Music apps

Why Indian music apps are disappointing: 4 rankings

JioSaavn was the only local service to score more than 8 out of 10 on an index we put together on western music coverage. Global services dominated the top four, with Spotify and Apple Music sharing the top spot (9.3/10) – a sign that resource-rich global apps are signing deals with more music companies to offer more Western albums.

Each app’s rating is the average of its ratings across 10 individual genres, which in turn are based on how successful we have been in finding critically acclaimed albums in each genre in the libraries of various music apps.

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The poor showing of Indian apps is at odds with growing interest in international music, which a 2021 report by trade body Indian Music Industry attributed to fewer domestic film releases during the pandemic. For some Indian providers, it is important to offer more than Western music. Siddhartha Roy, CEO of Hungama Digital Media, said the company is focused on small towns and has been designed to the taste of Indian listeners. “While Western music is an integral part of our audience’s consumption, it’s not a dominant subgenre for the mainstream audiences we cater to,” Roy said.

Global-local gap

It’s not all bleak for local services. If you insist on subscribing to a local provider, you can still be happy with JioSaavn, which scores close to 9 in genres like pop, rock, metal, and hip-hop.

But if you’re a fan of electronic dance music (EDM) or jazz or western classical, all local services score less than 8 out of 10, so it’s best to opt for a global service.

Of course, this does not mean that world services are perfect either. For example, YouTube Music doesn’t have the rock underpinnings like the Eagles’ 1976 “Hotel California” album. Spotify is also missing big names such as 1970s music icons Neil Young and Joni Mitchell. Both artists have removed their music from the service to protest podcaster Joe Rogan’s alleged covid misinformation being spread on Spotify.

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Music majors dominate

The reason some services may offer more Western music than others comes down to agreements with music companies. There are three groups that lead the music scene: Universal Music, Sony Music and Warner Music. A fourth entity, Merlin, works for independent record labels operating outside the Big Three. If a service strikes deals with these four bands, it can give its users access to most music under the sun.

An interesting exercise would be to see how much of the music in our dataset is contributed by each group. The information for which the group holds the copyright is usually present on the display page of an album. After collecting this information for all albums, we find that Universal contributes the most to the dataset, followed by Sony. If we think of the dataset as a sample of critically acclaimed music, each band’s contribution to the dataset could, in a way, also be their contribution to all “good” music.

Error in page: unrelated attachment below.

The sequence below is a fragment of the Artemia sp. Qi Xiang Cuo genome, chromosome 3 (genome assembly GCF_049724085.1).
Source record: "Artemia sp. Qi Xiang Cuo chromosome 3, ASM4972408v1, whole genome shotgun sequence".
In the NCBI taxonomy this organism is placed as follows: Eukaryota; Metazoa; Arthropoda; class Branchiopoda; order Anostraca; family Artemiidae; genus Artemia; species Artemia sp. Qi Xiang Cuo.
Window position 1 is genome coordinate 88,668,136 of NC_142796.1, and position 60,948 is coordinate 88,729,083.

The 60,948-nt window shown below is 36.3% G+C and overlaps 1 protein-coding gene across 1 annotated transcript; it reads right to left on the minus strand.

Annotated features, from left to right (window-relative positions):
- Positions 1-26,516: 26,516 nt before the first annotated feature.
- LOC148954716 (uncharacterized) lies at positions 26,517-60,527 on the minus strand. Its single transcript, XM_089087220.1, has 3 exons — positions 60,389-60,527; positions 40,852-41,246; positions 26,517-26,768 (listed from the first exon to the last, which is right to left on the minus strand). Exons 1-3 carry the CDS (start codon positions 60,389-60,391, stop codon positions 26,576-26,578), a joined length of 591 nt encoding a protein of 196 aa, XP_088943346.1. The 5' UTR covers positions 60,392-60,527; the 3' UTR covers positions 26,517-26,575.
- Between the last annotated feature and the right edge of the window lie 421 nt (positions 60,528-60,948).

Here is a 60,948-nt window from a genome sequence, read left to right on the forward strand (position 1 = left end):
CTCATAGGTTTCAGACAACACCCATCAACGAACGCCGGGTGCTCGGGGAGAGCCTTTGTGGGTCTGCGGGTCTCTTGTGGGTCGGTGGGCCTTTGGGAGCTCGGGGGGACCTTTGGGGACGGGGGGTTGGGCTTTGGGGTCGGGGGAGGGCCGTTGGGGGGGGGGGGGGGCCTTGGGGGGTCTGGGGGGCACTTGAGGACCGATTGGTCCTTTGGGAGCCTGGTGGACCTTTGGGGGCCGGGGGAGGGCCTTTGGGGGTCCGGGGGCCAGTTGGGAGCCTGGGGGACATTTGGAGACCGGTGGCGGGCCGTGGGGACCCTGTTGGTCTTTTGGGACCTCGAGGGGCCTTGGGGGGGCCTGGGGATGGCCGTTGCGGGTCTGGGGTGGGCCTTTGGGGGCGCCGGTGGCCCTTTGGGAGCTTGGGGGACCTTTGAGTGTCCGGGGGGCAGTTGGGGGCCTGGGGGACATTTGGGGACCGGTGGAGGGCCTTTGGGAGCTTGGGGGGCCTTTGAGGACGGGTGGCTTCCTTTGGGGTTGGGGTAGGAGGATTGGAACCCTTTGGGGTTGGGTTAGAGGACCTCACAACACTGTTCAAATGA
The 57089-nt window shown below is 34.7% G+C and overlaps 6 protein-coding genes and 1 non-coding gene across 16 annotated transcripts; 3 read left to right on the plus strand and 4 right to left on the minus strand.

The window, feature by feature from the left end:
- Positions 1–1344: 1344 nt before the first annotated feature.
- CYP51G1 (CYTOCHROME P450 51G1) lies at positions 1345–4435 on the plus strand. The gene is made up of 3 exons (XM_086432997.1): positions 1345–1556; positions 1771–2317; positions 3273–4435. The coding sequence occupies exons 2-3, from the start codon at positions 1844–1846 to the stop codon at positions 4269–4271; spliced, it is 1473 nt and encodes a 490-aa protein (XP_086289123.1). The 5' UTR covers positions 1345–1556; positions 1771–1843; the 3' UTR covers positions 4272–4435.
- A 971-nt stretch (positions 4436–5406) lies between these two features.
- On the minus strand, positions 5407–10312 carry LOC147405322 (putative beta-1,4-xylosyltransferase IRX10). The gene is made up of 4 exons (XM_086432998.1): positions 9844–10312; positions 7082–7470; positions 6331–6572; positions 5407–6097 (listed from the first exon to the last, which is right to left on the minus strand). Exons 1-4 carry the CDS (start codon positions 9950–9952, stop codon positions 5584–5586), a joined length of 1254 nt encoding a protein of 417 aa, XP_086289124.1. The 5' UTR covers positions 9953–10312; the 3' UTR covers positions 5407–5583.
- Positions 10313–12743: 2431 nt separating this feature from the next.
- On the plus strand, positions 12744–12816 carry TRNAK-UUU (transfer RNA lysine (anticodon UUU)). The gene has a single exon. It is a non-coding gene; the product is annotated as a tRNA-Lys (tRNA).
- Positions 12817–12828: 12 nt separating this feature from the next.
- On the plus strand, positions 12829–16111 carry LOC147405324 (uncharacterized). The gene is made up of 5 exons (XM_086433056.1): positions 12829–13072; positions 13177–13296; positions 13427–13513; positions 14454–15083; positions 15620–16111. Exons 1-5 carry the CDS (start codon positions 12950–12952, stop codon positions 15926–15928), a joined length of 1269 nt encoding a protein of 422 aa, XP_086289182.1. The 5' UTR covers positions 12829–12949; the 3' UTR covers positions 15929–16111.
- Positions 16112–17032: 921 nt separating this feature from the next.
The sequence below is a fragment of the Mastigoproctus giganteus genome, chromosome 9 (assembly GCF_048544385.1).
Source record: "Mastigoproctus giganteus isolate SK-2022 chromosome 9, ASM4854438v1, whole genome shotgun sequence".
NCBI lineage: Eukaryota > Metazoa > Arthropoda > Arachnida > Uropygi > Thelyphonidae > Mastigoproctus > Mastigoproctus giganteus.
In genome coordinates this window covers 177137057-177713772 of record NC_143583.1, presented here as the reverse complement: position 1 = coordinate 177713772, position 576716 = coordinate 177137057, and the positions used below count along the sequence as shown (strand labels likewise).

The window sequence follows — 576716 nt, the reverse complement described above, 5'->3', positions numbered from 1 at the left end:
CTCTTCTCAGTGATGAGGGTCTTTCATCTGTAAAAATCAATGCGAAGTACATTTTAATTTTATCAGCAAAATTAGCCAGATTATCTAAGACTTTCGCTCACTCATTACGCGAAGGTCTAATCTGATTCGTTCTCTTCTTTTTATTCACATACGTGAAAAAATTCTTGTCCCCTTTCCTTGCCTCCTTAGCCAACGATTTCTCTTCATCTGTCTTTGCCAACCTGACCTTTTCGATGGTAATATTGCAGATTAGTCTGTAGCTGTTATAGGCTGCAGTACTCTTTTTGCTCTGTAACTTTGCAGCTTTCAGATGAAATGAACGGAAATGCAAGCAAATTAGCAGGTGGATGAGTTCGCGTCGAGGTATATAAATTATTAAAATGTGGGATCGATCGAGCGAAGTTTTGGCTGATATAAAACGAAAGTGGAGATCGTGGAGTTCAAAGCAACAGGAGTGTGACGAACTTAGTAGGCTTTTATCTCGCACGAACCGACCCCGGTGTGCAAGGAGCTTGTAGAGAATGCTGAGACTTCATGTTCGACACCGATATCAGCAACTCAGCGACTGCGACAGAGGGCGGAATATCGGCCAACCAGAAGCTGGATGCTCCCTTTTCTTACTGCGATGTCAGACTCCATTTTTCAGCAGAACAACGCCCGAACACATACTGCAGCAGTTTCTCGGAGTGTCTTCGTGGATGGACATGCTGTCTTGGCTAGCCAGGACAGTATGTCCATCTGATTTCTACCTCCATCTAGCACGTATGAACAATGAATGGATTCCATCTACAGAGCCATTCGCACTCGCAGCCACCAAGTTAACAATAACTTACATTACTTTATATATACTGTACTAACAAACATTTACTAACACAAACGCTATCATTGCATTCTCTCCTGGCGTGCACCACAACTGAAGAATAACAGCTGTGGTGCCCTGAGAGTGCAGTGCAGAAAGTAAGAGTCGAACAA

Missing offers

The copyright information also helps us determine how many albums from each group are available on each service. Gaana only hosts 2.4% of Universal’s albums in the dataset, not including The Beatles, Nirvana and Kanye West. Despite Merlin’s website describing JioSaavn as a partner, it only hosts 66% of his albums. Closer examination shows that albums by the prominent music company Beggars Group, otherwise a member of Merlin, are missing from JioSaavn, including albums by the band Radiohead and earlier ones by singer Adele.

Chart 4:

It’s possible Gaana didn’t make a deal with Universal, and the JioSaavn-Merlin deal excluded Beggars Group to begin with. Queries sent to Gaana and JioSaavn went unanswered. But the stark gaps between promise and reality show that India is still at a point where music fans must first research and figure out which service has most of their favorite international albums.

Shijith Kunhitty is a freelance journalist.

Methodological note:

The analysis is based on various top album lists curated by respected books, magazines and websites in each of the 10 chosen Western music genres. There were two types of lists: the best of all time (the “canon”) and the best of recent times (contemporary).

For example, for EDM (electronic dance music), the canon was taken from a list of the most influential albums from dance music publication Mixmag, and the top contemporary albums were taken from annual lists of ` ‘Top 20XX Albums’ from dance publication Resident Advisor for the past 10 years.

The final list had 317 critically acclaimed albums: 50 canonical and 267 contemporary. These albums were searched programmatically, and sometimes manually, in the libraries of each of the music apps listed in the scan. After equally weighting canonical and contemporary albums, a rating for each service is assigned out of 10, based on availability.

Spotify, for example, had 46/50 EDM albums in the canonical list, and 236/267 in contemporary. This translates to 4.6/5 points for Canon and 4.4/5 for Contemporary, for a total score of 9/10 for EDM.

The individual ratings for the 10 genres were then averaged to arrive at an overall rating for each service.

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